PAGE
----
• Change coverage options under the employer’s health plan, such as moving from self-only to family coverage; and

    • Revoke an existing election for employer-sponsored health coverage, as long as the employee attests in writing that they have or will be immediately enrolled in other health coverage, such as a spouse’s employer plan, Medicare, or the Marketplace.

  • What to Think About. In addition to preserving HSA eligibility noted above, decide:

    • Do you want to limit the carryover to an amount less than all unused amounts? Remember that these special rules expire next year, so employees who carry a large balance into the end of next year may face the possibility of losing thousands of dollars.

    • Outside of status changes, do you want to limit the number of times when someone can make an election? Do you want to restrict the circumstances under which someone can make a change; for example, limit to changes that only increase coverage (e.g., moving from self-only to family coverage)? When making these design choices, weigh employee freedom against administrative complication and potential expense (e.g., employees adding/increasing coverage upon receipt of an expensive diagnosis).

What Else Should Employers Do?

  • Remember to Amend Your Cafeteria Plan—The Sooner, The Better. In general, you shouldn’t be adopting retroactive amendments to your cafeteria plan; instead, you should adopt amendments prior to their effective date. The change discussed above, however, as well as certain others available due to COVID-19, may be made as late as the end of the plan year after the change is effective. That said, we recommend amending your cafeteria plan as soon as possible so that you document your operational intentions and so that the amendment doesn’t slip through the cracks.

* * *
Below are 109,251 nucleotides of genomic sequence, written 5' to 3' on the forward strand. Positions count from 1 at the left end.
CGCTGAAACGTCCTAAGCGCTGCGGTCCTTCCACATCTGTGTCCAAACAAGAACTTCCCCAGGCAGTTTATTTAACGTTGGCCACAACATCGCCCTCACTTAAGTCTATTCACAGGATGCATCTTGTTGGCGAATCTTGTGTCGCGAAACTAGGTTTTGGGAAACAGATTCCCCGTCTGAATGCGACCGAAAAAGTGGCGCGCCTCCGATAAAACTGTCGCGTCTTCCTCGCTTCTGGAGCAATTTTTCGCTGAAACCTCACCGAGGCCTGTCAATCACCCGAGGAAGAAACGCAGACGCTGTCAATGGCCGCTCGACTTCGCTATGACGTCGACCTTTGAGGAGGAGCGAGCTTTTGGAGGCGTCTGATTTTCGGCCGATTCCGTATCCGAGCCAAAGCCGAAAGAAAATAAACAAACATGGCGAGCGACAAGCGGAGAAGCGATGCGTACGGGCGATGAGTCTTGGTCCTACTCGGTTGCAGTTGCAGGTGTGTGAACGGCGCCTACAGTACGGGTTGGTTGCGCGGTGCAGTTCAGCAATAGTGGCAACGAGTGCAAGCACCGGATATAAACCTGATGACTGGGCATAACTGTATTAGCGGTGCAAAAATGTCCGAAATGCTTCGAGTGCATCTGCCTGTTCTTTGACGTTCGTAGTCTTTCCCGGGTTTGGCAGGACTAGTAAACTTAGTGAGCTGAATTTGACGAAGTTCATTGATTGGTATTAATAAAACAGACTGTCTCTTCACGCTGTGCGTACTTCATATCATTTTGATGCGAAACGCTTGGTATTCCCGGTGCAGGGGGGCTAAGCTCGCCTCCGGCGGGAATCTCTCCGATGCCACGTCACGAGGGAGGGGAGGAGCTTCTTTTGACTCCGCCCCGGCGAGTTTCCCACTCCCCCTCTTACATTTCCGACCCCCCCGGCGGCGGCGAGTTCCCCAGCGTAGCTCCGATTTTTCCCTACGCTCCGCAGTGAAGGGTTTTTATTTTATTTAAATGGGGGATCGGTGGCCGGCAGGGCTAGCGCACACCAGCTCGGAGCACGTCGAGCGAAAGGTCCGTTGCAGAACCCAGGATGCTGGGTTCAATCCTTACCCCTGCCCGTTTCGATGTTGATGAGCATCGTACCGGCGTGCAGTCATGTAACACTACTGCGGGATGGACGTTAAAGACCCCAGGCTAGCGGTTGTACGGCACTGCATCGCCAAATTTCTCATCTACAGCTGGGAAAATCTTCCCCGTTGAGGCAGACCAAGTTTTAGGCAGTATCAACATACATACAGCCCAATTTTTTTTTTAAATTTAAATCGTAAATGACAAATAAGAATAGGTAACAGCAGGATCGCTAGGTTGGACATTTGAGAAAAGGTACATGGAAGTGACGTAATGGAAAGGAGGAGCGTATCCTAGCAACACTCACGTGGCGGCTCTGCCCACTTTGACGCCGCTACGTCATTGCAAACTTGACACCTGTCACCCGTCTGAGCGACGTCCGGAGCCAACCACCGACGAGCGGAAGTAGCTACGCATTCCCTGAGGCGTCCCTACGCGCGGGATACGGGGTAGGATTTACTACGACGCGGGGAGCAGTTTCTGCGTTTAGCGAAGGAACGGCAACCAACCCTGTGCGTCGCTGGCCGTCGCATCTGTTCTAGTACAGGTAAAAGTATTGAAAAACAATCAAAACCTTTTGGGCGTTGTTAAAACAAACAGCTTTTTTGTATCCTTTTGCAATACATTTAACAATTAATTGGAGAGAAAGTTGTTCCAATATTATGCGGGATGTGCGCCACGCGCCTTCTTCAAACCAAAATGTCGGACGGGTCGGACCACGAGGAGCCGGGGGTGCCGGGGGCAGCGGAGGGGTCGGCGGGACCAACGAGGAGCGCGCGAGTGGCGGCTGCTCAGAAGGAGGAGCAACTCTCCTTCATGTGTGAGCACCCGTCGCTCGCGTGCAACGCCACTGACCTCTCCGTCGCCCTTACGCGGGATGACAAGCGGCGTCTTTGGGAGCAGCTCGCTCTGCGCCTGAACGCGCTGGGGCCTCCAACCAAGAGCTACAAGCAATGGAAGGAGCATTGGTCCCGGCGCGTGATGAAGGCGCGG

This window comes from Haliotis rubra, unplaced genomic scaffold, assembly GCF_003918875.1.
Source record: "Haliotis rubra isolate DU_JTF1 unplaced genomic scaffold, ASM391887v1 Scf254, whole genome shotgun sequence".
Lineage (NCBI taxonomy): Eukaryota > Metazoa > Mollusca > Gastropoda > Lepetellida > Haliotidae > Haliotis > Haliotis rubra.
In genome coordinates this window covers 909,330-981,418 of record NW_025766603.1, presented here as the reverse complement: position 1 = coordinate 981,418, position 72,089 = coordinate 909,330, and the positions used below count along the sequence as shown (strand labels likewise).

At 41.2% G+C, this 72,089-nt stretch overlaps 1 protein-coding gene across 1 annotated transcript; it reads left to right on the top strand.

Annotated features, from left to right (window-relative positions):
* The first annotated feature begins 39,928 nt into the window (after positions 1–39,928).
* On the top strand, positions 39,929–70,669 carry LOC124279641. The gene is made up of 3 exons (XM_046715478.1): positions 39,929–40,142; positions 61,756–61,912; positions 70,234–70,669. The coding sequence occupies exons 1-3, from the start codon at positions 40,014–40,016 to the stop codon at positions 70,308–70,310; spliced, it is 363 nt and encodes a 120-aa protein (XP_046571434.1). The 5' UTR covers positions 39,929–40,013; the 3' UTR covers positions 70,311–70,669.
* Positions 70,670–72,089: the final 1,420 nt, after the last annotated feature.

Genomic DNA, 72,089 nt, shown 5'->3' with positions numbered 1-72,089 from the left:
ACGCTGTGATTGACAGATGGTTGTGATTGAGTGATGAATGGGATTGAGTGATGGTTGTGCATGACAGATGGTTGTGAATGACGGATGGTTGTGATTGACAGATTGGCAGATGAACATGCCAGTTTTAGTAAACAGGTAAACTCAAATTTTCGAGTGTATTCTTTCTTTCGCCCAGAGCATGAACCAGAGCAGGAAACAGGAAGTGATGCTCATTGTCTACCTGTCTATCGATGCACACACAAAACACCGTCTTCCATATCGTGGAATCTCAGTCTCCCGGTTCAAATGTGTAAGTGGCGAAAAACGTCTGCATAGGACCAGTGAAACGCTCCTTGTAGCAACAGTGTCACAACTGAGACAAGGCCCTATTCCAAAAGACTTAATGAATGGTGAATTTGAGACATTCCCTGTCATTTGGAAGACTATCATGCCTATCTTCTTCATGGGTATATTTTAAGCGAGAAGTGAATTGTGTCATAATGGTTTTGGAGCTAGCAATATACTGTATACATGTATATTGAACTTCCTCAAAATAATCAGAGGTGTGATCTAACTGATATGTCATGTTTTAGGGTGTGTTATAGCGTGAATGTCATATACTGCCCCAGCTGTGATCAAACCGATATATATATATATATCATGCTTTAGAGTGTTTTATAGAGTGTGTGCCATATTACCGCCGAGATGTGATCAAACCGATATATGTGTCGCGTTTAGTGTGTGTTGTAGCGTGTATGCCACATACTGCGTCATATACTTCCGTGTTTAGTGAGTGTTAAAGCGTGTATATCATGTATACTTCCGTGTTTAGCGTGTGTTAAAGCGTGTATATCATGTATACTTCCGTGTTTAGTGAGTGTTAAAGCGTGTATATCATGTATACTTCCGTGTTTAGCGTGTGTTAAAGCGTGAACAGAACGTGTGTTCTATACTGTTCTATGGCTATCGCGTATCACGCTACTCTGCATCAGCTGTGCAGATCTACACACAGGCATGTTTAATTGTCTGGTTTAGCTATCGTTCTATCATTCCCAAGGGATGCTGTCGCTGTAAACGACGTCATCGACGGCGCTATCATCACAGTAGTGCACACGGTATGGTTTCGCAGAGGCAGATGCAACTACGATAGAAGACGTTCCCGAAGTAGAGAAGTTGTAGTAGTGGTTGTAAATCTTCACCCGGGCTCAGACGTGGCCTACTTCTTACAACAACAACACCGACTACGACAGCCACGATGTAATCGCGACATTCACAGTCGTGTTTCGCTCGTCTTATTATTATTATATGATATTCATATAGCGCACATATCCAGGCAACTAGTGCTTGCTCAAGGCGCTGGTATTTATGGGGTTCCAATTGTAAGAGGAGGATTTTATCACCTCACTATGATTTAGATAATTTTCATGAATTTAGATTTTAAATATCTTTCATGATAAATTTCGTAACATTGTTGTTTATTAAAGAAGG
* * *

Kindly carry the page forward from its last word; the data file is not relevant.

• Reach out to Your Administrator—The Sooner, The Better. Assuming a third-party administers your FSAs and/or health plan enrollments, reach out to them to determine what options they’re able to administer and how such options will be communicated to enrollees. Make sure to stay in contact with them and keep them apprised of what you want to do and to hear what suggestions they might have.

  • Don’t Forget About COBRA. An employer that decides to allow extended post-employment termination reimbursements from a health FSA still has to provide a COBRA notice. In other words, just because the plan will reimburse for expenses incurred after the termination does not mean that the termination is not a qualifying event for COBRA. And if an employer adopts an increased carryover or extended grace period, the employer cannot charge a COBRA premium in order to access leftover amounts after the end of the plan year that would otherwise be accessible.

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© 2021 Foley & Lardner LLPNational Law Review, Volume XI, Number 61
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About this Author

Marian Dodson, Foley Lardner Law Firm, Healthcare Attorney
Associate

Marian E. Dodson is an associate with Foley Lardner LLP, where she represents health care providers, governmental entities, and other private and public sector employers who sponsor retirement plans and health plans. She drafts health plan documents and provides guidance on compliance with the Affordable Care Act, COBRA, and HIPAA. She also works with defined benefit and defined contribution retirement plans, and advises plan sponsors on compliance with ERISA and the Internal Revenue Code’s tax qualification rules.

858-847-6867